I USED TO love those mornings, years ago, when I’d scamper up the steps at the old Free Lance–Star building to review movies on WFLS radio.
It was easy, because I had fun with morning radio hosts Jessica Cash and Steve Waters, both of them consummate pros as we worked without a script or a net to ramble through highs and lows of the week’s new movies.
That’s on my mind this week because of the news that Cash is leaving the show and quite probably ending a 36-year-career in radio.
Fourteen of those years have been at WFLS in Fredericksburg, where she and Waters took the Country Music Association’s top award for small market morning show in 2018 and the Academy of Country Music’s top prize for small market personalities in 2019.
Those looking for anything controversial about my friend Jessica’s retirement will be sorely disappointed. She told me earlier this week that she’s simply tired and needs to finally step away.
“I want a life where I’m not going to bed each night at 8 and getting up each morning at 3,” she said. “But I have no regrets and have loved a career in radio that has been my life. I’ve been so lucky to have spent the last 14 years here with great people who have made it a great life for me. And we’ve had so much fun.”
That was the watchword for most of the review segments that Jessica eventually started by singing a jingle she made up herself: “It’s time for Movie Boy, Movie Boy!”
I don’t even remember how the moniker came about, though I think it had something to do with a listener referring to me that way one time.
Some asked if it bothered me, and it didn’t one whit. I took it as it was offered, a fond and silly nickname that fit the tone of the segments, even when I was criticizing bad movies.
And nothing will ever make me forget the horrendously ill-timed comment of mine that made the blood fade from Cash’s face as her mouth contorted into an inaudible scream of disbelief.
It was in the week just after a gunman opened fire and killed several patrons in a movie theater in Colorado. Somehow, when Cash asked me whether I was going to see one of the really bad movies that had come out that weekend, I was brain dead enough to respond, “No, I’d rather be shot!”
The second it came out of my mouth, I wanted to crawl under the counter in the radio station control room. And it was all Cash and Waters could do not to lose it on air at my horrendous gaffe.
We made it through the segment and everyone nearly lost it once the mics were off. Cash and Waters let go of the nervous laughter generated by witnessing someone doing something that horribly stupid. I just sort of whined about being that stupid.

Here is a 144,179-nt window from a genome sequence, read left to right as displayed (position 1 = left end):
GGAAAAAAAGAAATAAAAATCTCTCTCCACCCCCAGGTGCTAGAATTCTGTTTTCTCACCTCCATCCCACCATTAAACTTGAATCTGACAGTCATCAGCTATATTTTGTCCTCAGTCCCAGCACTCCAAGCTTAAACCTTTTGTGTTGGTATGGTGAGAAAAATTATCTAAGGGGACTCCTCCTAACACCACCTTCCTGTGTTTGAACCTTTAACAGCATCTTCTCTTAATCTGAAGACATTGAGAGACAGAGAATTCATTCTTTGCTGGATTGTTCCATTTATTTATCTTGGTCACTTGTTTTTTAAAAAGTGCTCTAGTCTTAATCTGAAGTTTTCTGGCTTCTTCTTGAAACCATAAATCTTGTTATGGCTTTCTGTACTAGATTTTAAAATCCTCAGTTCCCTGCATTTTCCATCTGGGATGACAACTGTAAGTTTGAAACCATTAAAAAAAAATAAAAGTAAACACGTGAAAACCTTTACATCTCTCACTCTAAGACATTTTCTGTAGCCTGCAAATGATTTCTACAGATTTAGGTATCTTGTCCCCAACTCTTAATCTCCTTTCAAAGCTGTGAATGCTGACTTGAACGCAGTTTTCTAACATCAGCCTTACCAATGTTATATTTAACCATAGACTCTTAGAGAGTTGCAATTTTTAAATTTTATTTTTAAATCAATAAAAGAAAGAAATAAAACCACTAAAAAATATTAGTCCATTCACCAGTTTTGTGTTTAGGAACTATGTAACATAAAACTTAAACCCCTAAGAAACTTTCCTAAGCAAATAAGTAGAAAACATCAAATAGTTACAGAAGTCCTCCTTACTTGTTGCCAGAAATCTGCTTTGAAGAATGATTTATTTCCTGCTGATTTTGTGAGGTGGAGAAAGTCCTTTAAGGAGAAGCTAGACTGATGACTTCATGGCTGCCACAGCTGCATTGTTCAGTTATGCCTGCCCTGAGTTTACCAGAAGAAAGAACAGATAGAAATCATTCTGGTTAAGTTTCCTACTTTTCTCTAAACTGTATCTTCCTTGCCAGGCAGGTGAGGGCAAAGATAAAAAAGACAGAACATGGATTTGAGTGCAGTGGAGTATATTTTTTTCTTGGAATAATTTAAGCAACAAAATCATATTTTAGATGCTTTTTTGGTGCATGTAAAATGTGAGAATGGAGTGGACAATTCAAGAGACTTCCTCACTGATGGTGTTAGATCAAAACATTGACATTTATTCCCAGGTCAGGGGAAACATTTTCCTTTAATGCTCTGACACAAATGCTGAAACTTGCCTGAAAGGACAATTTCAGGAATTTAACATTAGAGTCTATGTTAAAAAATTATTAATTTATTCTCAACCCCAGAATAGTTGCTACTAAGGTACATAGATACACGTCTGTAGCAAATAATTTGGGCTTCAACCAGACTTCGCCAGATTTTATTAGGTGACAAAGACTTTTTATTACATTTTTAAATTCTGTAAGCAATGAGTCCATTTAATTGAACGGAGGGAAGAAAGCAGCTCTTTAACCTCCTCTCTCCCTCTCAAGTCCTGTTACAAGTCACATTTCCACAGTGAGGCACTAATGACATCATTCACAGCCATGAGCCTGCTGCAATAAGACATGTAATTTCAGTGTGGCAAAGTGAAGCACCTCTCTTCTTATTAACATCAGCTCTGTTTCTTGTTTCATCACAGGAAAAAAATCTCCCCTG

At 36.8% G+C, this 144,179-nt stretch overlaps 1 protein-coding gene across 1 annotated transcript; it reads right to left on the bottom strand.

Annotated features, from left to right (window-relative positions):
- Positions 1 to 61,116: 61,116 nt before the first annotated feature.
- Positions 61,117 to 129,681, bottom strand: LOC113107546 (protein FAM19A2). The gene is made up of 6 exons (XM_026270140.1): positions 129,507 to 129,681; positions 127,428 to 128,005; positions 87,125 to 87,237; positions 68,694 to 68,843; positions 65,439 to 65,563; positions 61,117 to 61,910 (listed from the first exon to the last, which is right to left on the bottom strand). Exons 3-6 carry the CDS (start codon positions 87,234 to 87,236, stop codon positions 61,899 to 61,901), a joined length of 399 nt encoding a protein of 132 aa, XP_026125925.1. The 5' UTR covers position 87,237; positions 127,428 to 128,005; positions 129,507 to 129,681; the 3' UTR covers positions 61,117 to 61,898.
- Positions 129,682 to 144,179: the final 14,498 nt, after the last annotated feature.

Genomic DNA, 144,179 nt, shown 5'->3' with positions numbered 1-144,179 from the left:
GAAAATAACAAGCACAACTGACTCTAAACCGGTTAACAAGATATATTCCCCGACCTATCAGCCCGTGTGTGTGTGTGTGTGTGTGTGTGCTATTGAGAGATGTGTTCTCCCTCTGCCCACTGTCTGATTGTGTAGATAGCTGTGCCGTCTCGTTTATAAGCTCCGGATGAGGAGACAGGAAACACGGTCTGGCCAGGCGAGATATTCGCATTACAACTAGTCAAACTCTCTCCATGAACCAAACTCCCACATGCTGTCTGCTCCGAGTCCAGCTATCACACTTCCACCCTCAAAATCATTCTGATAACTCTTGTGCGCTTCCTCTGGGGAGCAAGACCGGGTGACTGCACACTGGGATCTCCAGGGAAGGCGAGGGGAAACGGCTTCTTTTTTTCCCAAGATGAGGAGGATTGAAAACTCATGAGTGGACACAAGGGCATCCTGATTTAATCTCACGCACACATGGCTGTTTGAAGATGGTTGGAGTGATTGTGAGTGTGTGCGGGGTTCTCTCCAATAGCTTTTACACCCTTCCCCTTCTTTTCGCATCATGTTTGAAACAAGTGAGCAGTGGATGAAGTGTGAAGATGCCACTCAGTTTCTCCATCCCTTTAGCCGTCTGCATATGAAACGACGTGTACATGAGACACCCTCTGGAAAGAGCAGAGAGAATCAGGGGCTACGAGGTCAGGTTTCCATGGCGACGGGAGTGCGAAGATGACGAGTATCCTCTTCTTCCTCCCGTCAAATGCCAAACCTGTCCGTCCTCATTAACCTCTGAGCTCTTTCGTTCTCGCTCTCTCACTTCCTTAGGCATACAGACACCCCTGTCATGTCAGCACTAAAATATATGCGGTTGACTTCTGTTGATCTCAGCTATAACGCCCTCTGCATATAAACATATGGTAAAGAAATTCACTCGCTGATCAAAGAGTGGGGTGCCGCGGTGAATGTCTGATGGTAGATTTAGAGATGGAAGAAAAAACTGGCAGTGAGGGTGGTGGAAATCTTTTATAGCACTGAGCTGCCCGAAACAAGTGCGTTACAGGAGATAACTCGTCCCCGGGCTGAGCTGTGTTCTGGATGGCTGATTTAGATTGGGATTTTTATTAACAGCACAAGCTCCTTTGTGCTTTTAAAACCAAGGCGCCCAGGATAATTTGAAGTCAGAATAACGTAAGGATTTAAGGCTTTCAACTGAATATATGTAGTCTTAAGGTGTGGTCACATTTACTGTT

But it was what they do every day—live radio—and we went on.
Cash, who came to WFLS after nearly 12 years at one of the country’s Top 10 markets at 98.7 WMZQ and Big 100.3 in Washington, shared some of her feelings in a press release.
“Fourteen years is a long time for someone in our profession to be in one place. I’ve had the good fortune to do that,” she said, noting that she’ll miss Waters, a radio partner who became a good friend, and the entire team at WFLS. Friday will be her last day at the station.
“But now it’s time for me to make a change in my life,” she said. “It’ll be my last day to say good morning to our friends, no, our family. We wake up together every morning and you’ve made my experiences in Fredericksburg, Spotsylvania, Stafford, King George, Caroline, and Orange counties ones that I will never forget.”
She said that special events she helped to cover and host in her time at the station will be with her forever: Celebrate Virginia concerts, the Bowling Green Fall Festival, Riverfest and the Marine Corps Half Marathon in the city.
“You became part of my life,” she said to her listeners. “I want to thank you for your friendship, your loyalty, and your love for these 14 years. I know I’ll miss you.”
In our conversation, Cash said she made the decision earlier this year, knowing that it was time to leave the morning grind and radio career behind because of the toll early hours and a long commute.
“I’ve sold my house in Fairfax and am buying a house in Charleston, S.C.,” she said.
Her only ambition in the near term is putting herself on a beach and into a life that doesn’t require her to do anything for awhile.
“I’ve got enough money to not have to look for my next job immediately,” she said.
“I leave feeling so lucky that I got to be here and worked alongside great people, but it’s just time,” she said. “Once I got it in my head that it was time to end this chapter of my life, it just felt right. I’m 56 and don’t have family or any other ties, so I can make this decision totally on my own.”
Cash and I reminisced about the days when the movie segment was a regular thing on Thursday mornings. I recalled being amazed by how fresh and awake she always looked—and I saw her at 9 a.m., hours after her shift had started. She said she and Waters planned to have fun this week looking back at good memories and silly things in special segments.
But she’s worried that the end will feel all too real when Friday comes around.
No doubt she will handle it with all the professionalism and the strength that came through when she’d fight through snowstorms or sleep on office couches to do the WFLS morning show.
With her departure, our region has lost a bright spot in the morning.
Rob Hedelt: 540/374-5415